So far we have looked at the Hours of Vespers and Lauds. We have noted that the structure of those Hours is essentially the same with opening rites, five antiphons and psalms, a chapter, hymn, versice and response, antiphon on the NT canticle, NT canticle, (preces on certain penitential days only), commemorations and closing rites.
The 'Little' Hours of Terce, Sext and None all share exactly the same structure and that structure closely resembles that of Vespers and Lauds but with only three psalms, no NT canticle, no commemorations and the hymn is in a different place.
Using Sunday's feast of Christ the King as an example here is a 'dissection' of Terce:
Pater noster & Ave Maria (said inaudibly);
Deus in adjutorium.., Domine, ad adjuvandum..., Gloria Patri..., Sicut erat..., Alleluia (or Laus tibi... in Septuagesima and Lent);
The hymn at Terce is Nunc, Sancte, nobis, Spriritus.
After the hymn the fragment of the second antiphon from Lauds is sung, Dedit ei Dominus, as far as the asterisk. Then the Psalm (or strictly speaking in this case stanzas from the same psalm) is sung. For Sundays and feasts this is always Ps.118(iii), Legem pone mihi.... At the end of the stanza the Doxology is sung but the antiphon is NOT repeated here. Instead the next 'psalm' is intoned Ps.118(iv) Memor esto... then its Doxology and then the third 'psalm' Ps.118(v) Bonitatem fecisti... then its Doxology and then the antiphon Dedit ei Dominus is sung in full, ending with ..et linguae ipsi servient.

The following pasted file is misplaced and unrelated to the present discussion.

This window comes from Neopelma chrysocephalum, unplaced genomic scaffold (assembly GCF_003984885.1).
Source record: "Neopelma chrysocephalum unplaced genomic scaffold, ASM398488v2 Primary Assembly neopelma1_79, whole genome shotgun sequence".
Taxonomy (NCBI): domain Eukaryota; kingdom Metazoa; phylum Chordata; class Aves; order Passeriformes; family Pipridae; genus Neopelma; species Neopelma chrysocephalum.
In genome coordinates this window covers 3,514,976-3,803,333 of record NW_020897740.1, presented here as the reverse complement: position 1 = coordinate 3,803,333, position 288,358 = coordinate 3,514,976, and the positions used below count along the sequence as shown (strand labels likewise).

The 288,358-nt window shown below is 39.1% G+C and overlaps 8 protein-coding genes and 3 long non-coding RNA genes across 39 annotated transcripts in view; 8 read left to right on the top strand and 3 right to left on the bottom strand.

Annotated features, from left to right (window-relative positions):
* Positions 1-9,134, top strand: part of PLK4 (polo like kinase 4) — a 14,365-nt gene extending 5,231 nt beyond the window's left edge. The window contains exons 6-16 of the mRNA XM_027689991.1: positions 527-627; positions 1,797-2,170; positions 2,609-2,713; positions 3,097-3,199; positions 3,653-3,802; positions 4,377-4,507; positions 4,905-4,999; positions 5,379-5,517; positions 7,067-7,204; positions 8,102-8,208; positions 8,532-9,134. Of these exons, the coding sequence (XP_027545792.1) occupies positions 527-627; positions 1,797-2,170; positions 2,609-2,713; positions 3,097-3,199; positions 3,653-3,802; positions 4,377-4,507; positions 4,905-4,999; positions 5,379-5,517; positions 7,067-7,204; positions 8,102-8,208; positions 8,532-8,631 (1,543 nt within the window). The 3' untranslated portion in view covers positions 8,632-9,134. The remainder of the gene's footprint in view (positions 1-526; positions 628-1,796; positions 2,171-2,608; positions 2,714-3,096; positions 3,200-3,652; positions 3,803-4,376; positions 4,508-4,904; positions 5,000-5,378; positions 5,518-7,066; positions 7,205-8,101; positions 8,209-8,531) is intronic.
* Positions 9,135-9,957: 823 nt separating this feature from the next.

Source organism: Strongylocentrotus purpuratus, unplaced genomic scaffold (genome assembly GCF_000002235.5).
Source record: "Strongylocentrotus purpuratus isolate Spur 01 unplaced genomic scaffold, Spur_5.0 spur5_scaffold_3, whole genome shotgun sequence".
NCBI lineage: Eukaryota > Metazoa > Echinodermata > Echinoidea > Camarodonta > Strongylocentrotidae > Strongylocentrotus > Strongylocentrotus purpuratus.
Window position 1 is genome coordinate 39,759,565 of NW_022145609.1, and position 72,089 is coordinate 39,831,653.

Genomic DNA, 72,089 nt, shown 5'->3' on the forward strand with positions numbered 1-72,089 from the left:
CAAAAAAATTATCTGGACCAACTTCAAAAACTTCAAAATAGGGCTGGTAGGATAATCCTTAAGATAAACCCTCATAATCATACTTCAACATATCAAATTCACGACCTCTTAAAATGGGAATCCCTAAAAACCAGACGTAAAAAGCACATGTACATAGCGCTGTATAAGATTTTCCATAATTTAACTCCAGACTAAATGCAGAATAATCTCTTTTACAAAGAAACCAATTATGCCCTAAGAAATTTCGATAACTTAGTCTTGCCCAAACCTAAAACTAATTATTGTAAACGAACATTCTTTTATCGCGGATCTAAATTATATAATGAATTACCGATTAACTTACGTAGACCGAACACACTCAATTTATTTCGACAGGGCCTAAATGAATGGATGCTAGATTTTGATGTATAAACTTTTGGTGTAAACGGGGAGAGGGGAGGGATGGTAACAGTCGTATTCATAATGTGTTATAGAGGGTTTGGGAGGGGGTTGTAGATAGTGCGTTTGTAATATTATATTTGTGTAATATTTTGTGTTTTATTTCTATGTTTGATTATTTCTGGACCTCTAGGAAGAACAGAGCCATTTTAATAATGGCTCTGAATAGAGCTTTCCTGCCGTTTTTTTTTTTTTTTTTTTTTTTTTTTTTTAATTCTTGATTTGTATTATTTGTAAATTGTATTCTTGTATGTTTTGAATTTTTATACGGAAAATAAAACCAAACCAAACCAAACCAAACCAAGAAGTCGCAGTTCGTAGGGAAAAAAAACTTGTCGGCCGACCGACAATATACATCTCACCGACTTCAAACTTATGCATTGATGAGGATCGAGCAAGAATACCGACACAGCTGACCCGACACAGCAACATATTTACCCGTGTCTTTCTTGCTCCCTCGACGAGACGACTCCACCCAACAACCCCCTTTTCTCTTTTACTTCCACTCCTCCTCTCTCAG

After the singing of the antiphon the chapter is read. The chapter is taken from the proper texts for the feast Fratres: Gratias agimus Deo Patri...in regnum Filii dilectionis suae . The choir responds Deo gratias.
Next, a responsory, also from the proper, follows, Data est mihi... This is followed by the versicle Afferte Domino, familiae populorum and then the response Afferte Domino, gloriam et imperium;
Dominus vobiscum (or Domine exaudi orationem meam) and response then Oremus and then the collect Omnipotens sempiterne Deus... etc.
The greeting is repeated then Benedicamus Domino etc. In Choral service the Asperges ceremony before High Mass follows immediately, the choir remaing in their place. In private recitation Fidelium animae is said in a low voice.
Sext and None follow exactly the same structure. At Sext the third antiphon from Lauds is sung and at None the fifth antiphon. The chapters and responsories being taken from the proper of the feast and the rest of Ps 118 is sung.
At the 'Little' Hours the antiphon is never sung in full before the psalmody whatever the rank of Office. There are never any commemorations at the 'Little' Hours either.
Next week we will 'dissect' another 'Little' Hour when the common or ferial texts are used for illustration.